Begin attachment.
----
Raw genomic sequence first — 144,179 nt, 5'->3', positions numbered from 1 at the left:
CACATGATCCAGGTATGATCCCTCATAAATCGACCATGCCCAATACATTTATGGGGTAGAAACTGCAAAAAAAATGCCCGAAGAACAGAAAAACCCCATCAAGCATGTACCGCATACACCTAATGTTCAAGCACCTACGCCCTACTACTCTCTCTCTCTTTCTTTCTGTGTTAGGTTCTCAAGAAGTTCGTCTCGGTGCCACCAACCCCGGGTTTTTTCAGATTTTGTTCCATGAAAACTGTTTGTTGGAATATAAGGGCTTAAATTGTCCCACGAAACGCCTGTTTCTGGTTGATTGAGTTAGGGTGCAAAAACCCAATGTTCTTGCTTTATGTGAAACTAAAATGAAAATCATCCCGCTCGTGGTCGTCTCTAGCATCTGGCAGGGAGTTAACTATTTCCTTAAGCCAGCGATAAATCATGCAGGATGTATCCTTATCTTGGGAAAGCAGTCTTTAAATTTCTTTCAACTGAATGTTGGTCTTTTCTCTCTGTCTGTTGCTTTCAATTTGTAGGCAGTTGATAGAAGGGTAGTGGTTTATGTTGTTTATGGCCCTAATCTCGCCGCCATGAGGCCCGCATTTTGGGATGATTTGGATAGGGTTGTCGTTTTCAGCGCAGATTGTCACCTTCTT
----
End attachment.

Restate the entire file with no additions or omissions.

Raw genomic sequence first — 144,179 nt, 5'->3', positions numbered from 1 at the left:
CACATGATCCAGGTATGATCCCTCATAAATCGACCATGCCCAATACATTTATGGGGTAGAAACTGCAAAAAAAATGCCCGAAGAACAGAAAAACCCCATCAAGCATGTACCGCATACACCTAATGTTCAAGCACCTACGCCCTACTACTCTCTCTCTCTTTCTTTCTGTGTTAGGTTCTCAAGAAGTTCGTCTCGGTGCCACCAACCCCGGGTTTTTTCAGATTTTGTTCCATGAAAACTGTTTGTTGGAATATAAGGGCTTAAATTGTCCCACGAAACGCCTGTTTCTGGTTGATTGAGTTAGGGTGCAAAAACCCAATGTTCTTGCTTTATGTGAAACTAAAATGAAAATCATCCCGCTCGTGGTCGTCTCTAGCATCTGGCAGGGAGTTAACTATTTCCTTAAGCCAGCGATAAATCATGCAGGATGTATCCTTATCTTGGGAAAGCAGTCTTTAAATTTCTTTCAACTGAATGTTGGTCTTTTCTCTCTGTCTGTTGCTTTCAATTTGTAGGCAGTTGATAGAAGGGTAGTGGTTTATGTTGTTTATGGCCCTAATCTCGCCGCCATGAGGCCCGCATTTTGGGATGATTTGGATAGGGTTGTCGTTTTCAGCGCAGATTGTCACCTTCTT